A former CIA operations officer and CIA team leader suggests the same bureaucratic mistakes that were made in the U.S. invasion of Iraq are also being made in America's involvement in Afghanistan.
Similarities between the Iraq invasion and the war in Afghanistan were addressed with Sam Faddis. Following Paul Bremer's appointment by President George W. Bush as presidential envoy to Iraq in May 2003, the situation in the Middle East become "infinitely worse," according to Faddis, who is now senior editor for AND Magazine.
"The new American 'governor' of Iraq fired the entire Iraqi Army and, in essence, everyone who had ever worked for the Iraqi government," Faddis explains, adding that the Iraqi military, police force, security services, and fire departments were all abolished.
Faddis tells OneNewsNow his CIA team had been on the ground in Iraq for almost a year with the responsibilities of preparing the battlefield and facilitating the entry of conventional military. He explains that without any consultation with his team, Bremer's move "ensured violence, chaos and anarchy."
Decisions were made by senior level officials with "no regard" for the intel gathered nor the recommendations given, Faddis contends.
"We were the only people in country prior to the [Iraq] invasion," he says, adding that while hundreds of assets had been acquired and the CIA understood the situation in the country, "[we] were walled out of participation in a series of decisions that were catastrophic."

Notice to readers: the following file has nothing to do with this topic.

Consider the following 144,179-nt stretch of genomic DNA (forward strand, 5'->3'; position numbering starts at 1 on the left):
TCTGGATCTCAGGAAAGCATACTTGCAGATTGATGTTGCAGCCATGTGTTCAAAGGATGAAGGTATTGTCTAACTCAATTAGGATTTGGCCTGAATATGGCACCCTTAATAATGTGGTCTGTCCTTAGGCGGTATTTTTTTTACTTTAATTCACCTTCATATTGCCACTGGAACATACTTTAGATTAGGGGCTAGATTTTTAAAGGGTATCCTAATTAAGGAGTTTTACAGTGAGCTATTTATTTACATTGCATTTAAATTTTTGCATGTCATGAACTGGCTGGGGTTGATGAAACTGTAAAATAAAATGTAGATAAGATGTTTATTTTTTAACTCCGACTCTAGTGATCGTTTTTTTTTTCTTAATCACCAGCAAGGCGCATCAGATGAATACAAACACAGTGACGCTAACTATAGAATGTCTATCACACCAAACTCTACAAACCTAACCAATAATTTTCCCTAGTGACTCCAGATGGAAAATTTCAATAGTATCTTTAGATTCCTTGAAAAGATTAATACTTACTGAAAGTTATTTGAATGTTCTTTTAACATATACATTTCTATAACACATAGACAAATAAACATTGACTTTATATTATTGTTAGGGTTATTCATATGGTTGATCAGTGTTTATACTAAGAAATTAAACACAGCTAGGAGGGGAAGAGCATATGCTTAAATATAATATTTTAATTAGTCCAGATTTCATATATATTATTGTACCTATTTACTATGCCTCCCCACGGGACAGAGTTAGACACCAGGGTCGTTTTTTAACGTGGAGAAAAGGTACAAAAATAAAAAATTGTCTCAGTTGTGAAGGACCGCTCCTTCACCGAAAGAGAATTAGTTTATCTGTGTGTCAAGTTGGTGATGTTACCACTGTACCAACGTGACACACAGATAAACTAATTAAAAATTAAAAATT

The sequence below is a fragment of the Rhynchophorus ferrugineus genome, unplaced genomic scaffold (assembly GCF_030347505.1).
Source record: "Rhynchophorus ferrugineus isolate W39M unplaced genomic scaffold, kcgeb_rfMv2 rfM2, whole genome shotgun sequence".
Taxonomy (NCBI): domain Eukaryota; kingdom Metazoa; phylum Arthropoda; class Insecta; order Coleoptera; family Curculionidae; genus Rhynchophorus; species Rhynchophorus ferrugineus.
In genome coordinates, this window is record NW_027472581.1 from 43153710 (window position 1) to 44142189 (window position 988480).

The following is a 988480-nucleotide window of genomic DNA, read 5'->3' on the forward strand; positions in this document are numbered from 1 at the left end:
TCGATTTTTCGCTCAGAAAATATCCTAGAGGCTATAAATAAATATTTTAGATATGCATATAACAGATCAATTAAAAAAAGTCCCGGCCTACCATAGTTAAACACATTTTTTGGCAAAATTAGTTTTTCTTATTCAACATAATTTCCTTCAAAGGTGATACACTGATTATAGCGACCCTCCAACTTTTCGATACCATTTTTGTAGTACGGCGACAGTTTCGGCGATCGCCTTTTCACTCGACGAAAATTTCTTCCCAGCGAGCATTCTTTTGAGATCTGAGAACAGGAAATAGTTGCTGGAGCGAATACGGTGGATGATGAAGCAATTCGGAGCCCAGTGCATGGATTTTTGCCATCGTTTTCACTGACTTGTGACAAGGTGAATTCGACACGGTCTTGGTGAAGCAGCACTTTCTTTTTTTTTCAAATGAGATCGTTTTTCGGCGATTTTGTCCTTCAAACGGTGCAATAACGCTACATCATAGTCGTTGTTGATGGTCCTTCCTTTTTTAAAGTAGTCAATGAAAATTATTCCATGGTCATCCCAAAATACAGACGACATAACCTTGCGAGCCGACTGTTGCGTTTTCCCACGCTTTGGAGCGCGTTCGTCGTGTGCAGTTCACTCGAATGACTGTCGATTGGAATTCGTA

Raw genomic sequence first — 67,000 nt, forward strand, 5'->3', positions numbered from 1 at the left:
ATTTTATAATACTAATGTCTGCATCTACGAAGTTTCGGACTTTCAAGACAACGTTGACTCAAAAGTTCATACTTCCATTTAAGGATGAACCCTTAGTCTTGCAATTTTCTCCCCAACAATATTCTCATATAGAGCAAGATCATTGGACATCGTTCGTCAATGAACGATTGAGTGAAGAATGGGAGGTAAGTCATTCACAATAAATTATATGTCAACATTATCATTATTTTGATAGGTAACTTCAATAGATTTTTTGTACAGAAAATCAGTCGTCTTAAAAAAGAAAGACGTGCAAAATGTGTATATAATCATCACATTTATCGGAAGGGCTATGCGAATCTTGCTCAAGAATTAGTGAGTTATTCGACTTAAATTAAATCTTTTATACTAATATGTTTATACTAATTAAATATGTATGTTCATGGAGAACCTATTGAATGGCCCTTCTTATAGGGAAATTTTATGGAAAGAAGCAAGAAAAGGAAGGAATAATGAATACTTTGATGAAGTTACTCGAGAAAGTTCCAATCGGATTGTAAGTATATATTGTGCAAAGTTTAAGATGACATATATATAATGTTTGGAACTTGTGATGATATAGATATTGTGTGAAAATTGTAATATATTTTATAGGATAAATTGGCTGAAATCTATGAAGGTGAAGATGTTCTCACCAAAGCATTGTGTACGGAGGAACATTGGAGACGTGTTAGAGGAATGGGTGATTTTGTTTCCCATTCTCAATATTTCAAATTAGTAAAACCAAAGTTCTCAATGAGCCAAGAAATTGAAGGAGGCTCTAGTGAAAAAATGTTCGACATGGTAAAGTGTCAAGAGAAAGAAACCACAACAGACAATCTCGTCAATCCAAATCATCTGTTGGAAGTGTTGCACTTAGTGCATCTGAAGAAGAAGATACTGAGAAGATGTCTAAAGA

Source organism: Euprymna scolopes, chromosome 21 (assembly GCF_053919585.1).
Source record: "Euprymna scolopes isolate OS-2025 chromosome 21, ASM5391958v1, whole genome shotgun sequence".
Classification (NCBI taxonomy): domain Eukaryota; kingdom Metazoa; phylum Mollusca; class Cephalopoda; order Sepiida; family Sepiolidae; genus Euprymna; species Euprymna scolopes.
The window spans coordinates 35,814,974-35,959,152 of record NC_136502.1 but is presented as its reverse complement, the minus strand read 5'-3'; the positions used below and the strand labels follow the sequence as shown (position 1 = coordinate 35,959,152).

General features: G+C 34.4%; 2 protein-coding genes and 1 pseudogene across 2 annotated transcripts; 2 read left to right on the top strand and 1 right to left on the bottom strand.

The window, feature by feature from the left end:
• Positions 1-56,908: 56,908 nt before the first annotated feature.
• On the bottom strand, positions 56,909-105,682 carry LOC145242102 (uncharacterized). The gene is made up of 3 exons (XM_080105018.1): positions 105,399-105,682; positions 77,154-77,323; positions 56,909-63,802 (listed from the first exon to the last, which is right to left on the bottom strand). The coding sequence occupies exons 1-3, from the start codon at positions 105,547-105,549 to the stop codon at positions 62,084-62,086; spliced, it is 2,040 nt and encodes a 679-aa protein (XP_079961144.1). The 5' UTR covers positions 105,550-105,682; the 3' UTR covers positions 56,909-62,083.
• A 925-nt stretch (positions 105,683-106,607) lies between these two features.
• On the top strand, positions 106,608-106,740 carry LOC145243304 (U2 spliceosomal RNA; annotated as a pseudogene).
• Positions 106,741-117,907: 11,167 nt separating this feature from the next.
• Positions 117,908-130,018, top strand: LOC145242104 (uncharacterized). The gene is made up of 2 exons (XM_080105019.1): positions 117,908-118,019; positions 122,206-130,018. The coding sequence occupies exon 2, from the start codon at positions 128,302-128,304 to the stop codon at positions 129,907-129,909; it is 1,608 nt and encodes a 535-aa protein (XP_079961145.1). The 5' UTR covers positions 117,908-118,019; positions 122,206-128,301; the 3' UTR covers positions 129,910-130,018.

The United States went to Iraq to accomplish one task, Faddis states – and that task was "to get rid of Saddam." While the U.S. "succeeded brilliantly," he argues, "mission creep then set in and the bureaucracy came to life."
"We went from deposing a madman to attempting to remake an entire nation and resolve 1,500-year-old grievances."
This, Faddis contends, has a number of similarities to what's happening in Afghanistan today.
"We went there to overthrow the Taliban and chase Al Qaeda out of country" – both of which he admits both were short successes. "But [the U.S. then] took on the mad mission of turning Afghanistan into Switzerland in Central Asia." And consequently – "almost two decades later, we are still there."
The CIA veteran offers the beginnings of a solution in America's longest war, which began in 2001. Currently, he says, there's only one objective to accomplish: "To ensure Afghanistan does not ever again become a launching pad for attacks on the U.S. and U.S. persons."
"[The U.S. needs] to go back to remembering why we are there," he urges. "Forget nation building [and] focus on that one objective. Turn the mission over to intelligence officers and special operations forces, working with both the central government and, where necessary, local chieftains, tribal leaders, etcetera — [and] stop trying to change Afghanistan."
Faddis calls this "[working] within the existing reality."
In the end, Faddis thinks this approach would result in "a patchwork of relationships and understandings that gets us to where we want to be." Some of those relationships will be "straightforward," while others may be "informal," he explains – the differentiation dependent on whether the relationship is with the central government or with others, like tribal warlords.
Either way, the intelligence expert attests "this is not a job for bureaucrats from Washington. [Instead, it] is a job for men and women who have spent their lives abroad, who are comfortable with ambiguity and who know how to make things happen in dirty, dangerous places."
Faddis is author of "The CIA War in Kurdistan: The Untold Story of the Northern Front in the Iraq War."